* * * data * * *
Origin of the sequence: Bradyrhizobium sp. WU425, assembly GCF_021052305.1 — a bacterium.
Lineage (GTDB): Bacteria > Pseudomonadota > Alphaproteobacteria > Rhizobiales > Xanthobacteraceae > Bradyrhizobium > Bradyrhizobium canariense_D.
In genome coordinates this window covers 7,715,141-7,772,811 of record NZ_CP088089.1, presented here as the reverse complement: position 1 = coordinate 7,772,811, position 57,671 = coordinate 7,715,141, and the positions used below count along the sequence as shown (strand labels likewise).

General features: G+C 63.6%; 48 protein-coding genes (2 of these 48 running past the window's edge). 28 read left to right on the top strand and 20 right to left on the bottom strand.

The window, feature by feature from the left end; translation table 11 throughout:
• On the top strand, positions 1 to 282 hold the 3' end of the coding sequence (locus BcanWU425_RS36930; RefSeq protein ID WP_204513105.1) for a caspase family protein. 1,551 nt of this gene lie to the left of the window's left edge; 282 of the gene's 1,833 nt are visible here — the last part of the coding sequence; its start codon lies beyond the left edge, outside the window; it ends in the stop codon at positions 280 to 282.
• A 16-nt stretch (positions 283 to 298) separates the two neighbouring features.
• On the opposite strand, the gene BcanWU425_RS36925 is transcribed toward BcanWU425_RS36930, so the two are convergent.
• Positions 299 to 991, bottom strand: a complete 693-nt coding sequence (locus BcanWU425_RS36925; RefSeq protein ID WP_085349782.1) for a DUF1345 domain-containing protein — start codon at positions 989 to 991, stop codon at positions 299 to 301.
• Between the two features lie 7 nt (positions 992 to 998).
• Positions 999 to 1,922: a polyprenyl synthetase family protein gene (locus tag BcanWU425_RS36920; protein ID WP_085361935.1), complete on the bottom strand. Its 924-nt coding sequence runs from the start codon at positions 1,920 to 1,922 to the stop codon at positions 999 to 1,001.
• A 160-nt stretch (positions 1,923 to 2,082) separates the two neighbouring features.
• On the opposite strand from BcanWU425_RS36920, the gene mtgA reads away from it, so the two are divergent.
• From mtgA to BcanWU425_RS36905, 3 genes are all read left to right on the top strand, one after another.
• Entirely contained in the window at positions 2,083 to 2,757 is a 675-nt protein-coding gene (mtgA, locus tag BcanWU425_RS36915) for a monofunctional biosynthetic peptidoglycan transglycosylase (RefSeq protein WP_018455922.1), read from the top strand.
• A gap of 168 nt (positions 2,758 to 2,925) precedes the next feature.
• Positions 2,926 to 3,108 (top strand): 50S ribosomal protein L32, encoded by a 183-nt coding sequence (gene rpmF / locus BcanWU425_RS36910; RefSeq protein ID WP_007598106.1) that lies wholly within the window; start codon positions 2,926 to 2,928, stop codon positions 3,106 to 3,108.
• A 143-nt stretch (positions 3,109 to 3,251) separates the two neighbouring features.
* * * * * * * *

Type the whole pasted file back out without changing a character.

Origin of the sequence: Bradyrhizobium sp. WU425, assembly GCF_021052305.1 — a bacterium.
Lineage (GTDB): Bacteria > Pseudomonadota > Alphaproteobacteria > Rhizobiales > Xanthobacteraceae > Bradyrhizobium > Bradyrhizobium canariense_D.
In genome coordinates this window covers 7,715,141-7,772,811 of record NZ_CP088089.1, presented here as the reverse complement: position 1 = coordinate 7,772,811, position 57,671 = coordinate 7,715,141, and the positions used below count along the sequence as shown (strand labels likewise).

General features: G+C 63.6%; 48 protein-coding genes (2 of these 48 running past the window's edge). 28 read left to right on the top strand and 20 right to left on the bottom strand.

The window, feature by feature from the left end; translation table 11 throughout:
• On the top strand, positions 1 to 282 hold the 3' end of the coding sequence (locus BcanWU425_RS36930; RefSeq protein ID WP_204513105.1) for a caspase family protein. 1,551 nt of this gene lie to the left of the window's left edge; 282 of the gene's 1,833 nt are visible here — the last part of the coding sequence; its start codon lies beyond the left edge, outside the window; it ends in the stop codon at positions 280 to 282.
• A 16-nt stretch (positions 283 to 298) separates the two neighbouring features.
• On the opposite strand, the gene BcanWU425_RS36925 is transcribed toward BcanWU425_RS36930, so the two are convergent.
• Positions 299 to 991, bottom strand: a complete 693-nt coding sequence (locus BcanWU425_RS36925; RefSeq protein ID WP_085349782.1) for a DUF1345 domain-containing protein — start codon at positions 989 to 991, stop codon at positions 299 to 301.
• Between the two features lie 7 nt (positions 992 to 998).
• Positions 999 to 1,922: a polyprenyl synthetase family protein gene (locus tag BcanWU425_RS36920; protein ID WP_085361935.1), complete on the bottom strand. Its 924-nt coding sequence runs from the start codon at positions 1,920 to 1,922 to the stop codon at positions 999 to 1,001.
• A 160-nt stretch (positions 1,923 to 2,082) separates the two neighbouring features.
• On the opposite strand from BcanWU425_RS36920, the gene mtgA reads away from it, so the two are divergent.
• From mtgA to BcanWU425_RS36905, 3 genes are all read left to right on the top strand, one after another.
• Entirely contained in the window at positions 2,083 to 2,757 is a 675-nt protein-coding gene (mtgA, locus tag BcanWU425_RS36915) for a monofunctional biosynthetic peptidoglycan transglycosylase (RefSeq protein WP_018455922.1), read from the top strand.
• A gap of 168 nt (positions 2,758 to 2,925) precedes the next feature.
• Positions 2,926 to 3,108 (top strand): 50S ribosomal protein L32, encoded by a 183-nt coding sequence (gene rpmF / locus BcanWU425_RS36910; RefSeq protein ID WP_007598106.1) that lies wholly within the window; start codon positions 2,926 to 2,928, stop codon positions 3,106 to 3,108.
• A 143-nt stretch (positions 3,109 to 3,251) separates the two neighbouring features.